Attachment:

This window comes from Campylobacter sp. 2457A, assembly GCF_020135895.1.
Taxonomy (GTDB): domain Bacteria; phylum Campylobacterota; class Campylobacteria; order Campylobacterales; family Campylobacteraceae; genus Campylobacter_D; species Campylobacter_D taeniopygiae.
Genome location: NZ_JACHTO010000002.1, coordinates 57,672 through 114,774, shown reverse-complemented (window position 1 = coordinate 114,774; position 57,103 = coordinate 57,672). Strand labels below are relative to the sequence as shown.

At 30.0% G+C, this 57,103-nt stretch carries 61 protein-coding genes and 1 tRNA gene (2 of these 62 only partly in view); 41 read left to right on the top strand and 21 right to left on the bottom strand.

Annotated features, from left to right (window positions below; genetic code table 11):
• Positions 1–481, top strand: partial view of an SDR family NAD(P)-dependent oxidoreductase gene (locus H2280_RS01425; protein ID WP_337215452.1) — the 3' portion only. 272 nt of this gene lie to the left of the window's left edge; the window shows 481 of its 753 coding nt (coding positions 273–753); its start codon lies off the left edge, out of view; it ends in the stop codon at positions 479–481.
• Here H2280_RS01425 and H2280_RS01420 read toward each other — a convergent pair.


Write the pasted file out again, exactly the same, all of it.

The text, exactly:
This window comes from Campylobacter sp. 2457A, assembly GCF_020135895.1.
Taxonomy (GTDB): domain Bacteria; phylum Campylobacterota; class Campylobacteria; order Campylobacterales; family Campylobacteraceae; genus Campylobacter_D; species Campylobacter_D taeniopygiae.
Genome location: NZ_JACHTO010000002.1, coordinates 57,672 through 114,774, shown reverse-complemented (window position 1 = coordinate 114,774; position 57,103 = coordinate 57,672). Strand labels below are relative to the sequence as shown.

At 30.0% G+C, this 57,103-nt stretch carries 61 protein-coding genes and 1 tRNA gene (2 of these 62 only partly in view); 41 read left to right on the top strand and 21 right to left on the bottom strand.

Annotated features, from left to right (window positions below; genetic code table 11):
• Positions 1–481, top strand: partial view of an SDR family NAD(P)-dependent oxidoreductase gene (locus H2280_RS01425; protein ID WP_337215452.1) — the 3' portion only. 272 nt of this gene lie to the left of the window's left edge; the window shows 481 of its 753 coding nt (coding positions 273–753); its start codon lies off the left edge, out of view; it ends in the stop codon at positions 479–481.
• Here H2280_RS01425 and H2280_RS01420 read toward each other — a convergent pair.